EV ads are becoming a part of the Super Bowl tradition, and this year set a new record, as no less than three EV ads appeared. For those who follow the art form of TV commercials, the Super Bowl is the equivalent of Cannes or Sundance. Ad industry journals, car mags and the EV press all analyzed and criticized the three spots in detail.
It’s interesting that all three ads focused on the silence of EVs, and predictable that only one said anything substantive about the vehicle itself. (Of course, this has long been the norm for auto industry advertising – the Bowl also featured an ad for a Kia gas-guzzler that told an inspiring story about hard work and achievement, but said nothing about cars whatsoever.)
Audi’s Let It Go features Maisie Williams, who played the cute little killer Arya in Game of Thrones, driving an e-tron through a Mad-Maxian hell of traffic jams, smog and shouting fossil drivers. It’s a peppy little spot with some funny split-second tableaus (I like the gas station with the sign that says “closing down”), but, as Car and Driver pointed out, it fails to make it clear that the car Maisie is driving is electric. In fact, it’s hard to call this an ad for the e-tron at all, as the car’s badge is shown only for a brief moment at the beginning. Audi’s description of the ad on its YouTube page makes no mention whatsoever of the fact that “the all-new Audi e-tron Sportback” is an electric vehicle.
In Porsche’s The Heist, a thief steals a Taycan Turbo S from the Porsche Museum in Stuttgart, and security guards pursue him in an assortment of classic Porsches. Spoiler alert: the silent Taycan outruns them all. A 20-minute behind-the-scenes video can be seen on motor1’s site. The ad tells a fun story, but again, there’s little indication that this is an ad for an electric car, except for the text at the end.
GM’s Quiet Revolution introduces NBA star LeBron James as the pitchman for the upcoming electric version of the Hummer, complete with a one-minute, behind-the-scenes video.
“Teaming up with GMC to introduce the Hummer EV is a natural fit,” said James in a press release. “Everyone knows about my love for Hummer since high school and I’m proud to be a part of announcing the new EV model. The truck may be quiet, but the performance numbers speak for themselves.”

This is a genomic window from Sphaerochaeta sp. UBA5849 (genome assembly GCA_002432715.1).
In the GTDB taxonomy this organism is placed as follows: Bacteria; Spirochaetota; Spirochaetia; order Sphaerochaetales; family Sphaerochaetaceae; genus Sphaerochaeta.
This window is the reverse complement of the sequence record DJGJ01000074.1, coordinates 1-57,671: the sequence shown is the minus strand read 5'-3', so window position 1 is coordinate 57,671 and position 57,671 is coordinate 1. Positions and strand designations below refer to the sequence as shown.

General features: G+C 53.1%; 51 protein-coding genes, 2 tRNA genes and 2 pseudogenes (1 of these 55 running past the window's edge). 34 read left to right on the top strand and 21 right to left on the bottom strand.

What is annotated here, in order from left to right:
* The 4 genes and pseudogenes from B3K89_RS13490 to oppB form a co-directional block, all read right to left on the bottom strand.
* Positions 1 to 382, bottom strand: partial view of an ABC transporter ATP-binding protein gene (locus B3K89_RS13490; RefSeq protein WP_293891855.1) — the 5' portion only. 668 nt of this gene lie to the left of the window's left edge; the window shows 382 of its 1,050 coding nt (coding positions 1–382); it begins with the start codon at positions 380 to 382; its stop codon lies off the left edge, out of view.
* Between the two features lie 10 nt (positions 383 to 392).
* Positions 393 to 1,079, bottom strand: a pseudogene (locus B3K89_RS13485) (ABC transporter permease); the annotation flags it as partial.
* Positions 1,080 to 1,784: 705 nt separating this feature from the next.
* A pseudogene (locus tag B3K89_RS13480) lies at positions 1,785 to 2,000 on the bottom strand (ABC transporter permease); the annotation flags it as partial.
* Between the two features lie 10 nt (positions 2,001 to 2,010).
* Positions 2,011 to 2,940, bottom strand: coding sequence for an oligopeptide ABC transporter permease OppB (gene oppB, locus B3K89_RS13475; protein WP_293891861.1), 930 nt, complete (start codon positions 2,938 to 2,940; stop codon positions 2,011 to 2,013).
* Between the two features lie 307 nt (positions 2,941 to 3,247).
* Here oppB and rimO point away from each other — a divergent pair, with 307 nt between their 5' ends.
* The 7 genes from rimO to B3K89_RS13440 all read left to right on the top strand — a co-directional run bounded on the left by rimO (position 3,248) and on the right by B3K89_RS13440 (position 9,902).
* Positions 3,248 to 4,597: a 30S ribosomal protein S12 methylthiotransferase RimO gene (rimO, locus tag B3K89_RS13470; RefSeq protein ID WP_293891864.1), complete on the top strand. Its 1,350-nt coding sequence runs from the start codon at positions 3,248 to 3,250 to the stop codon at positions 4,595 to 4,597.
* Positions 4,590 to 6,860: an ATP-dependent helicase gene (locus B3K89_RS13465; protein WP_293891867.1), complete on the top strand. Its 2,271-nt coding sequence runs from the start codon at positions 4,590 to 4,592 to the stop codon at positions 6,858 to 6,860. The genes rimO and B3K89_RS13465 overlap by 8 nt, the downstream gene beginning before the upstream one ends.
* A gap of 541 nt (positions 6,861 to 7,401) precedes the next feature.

Of the three ads, this is the only one that makes it clear that it’s talking about an electric vehicle, and that mentions some specs: 1,000 horsepower, 11,500 pound-feet of torque, and 0-60 in 3 seconds – all silent.
On the other hand, as Electrek pointed out, it’s quite a stretch for GM, infamous crusher of the EV1 and ally of President Trump in his war on emissions standards, to present itself as a “revolutionary.” We also find it telling that the company is pushing a vehicle that won’t be produced for another 2 years, and will almost certainly be a low-volume model with a six-figure price tag. Why not run a Super Bowl ad for the Bolt EV, a model that people with lower incomes than LeBron can actually buy and drive today?
Quibbles aside, we’re delighted to see automakers finally advertising their EVs. As the New York Times points out, this year’s three EV ads equals the number that have appeared over the last 10 Bowls. Why have plug-in sales been sluggish to date (1.9% of US auto sales in 2019, according to the Times)? It may have something to do with the fact that automakers devoted only 0.3% of their $8.6-billion ad spend to electric models. That may be changing: Audi says it plans to spend 50% of its global marketing budget on EVs this year, up from less than 10% in 2019.
While we and our engineer colleagues in the EV press may frown on car ads that don’t seem to be about cars, many marketing experts take a different view. “With some of the early electric cars, the message was that you needed to make a sacrifice to help the environment, but you’re starting to see a change in emphasis,” Mark Wakefield of consulting firm AlixPartners told the Times. “Now it’s often about how cool the cars are, how fast they are, how modern they feel. It’s no longer all about saving the planet.”
That’s a little tidbit of marketing wisdom that a certain California company has embraced from the beginning. Ironically, it may just be that the most effective Super Bowl ad is free. Before the big game, CNBC aired a clip in which players from both teams talked about how much they love their Teslas – and no, they are not paid endorsers.
Sources: Electrek, motor1, Adweek, New York Times, CNBC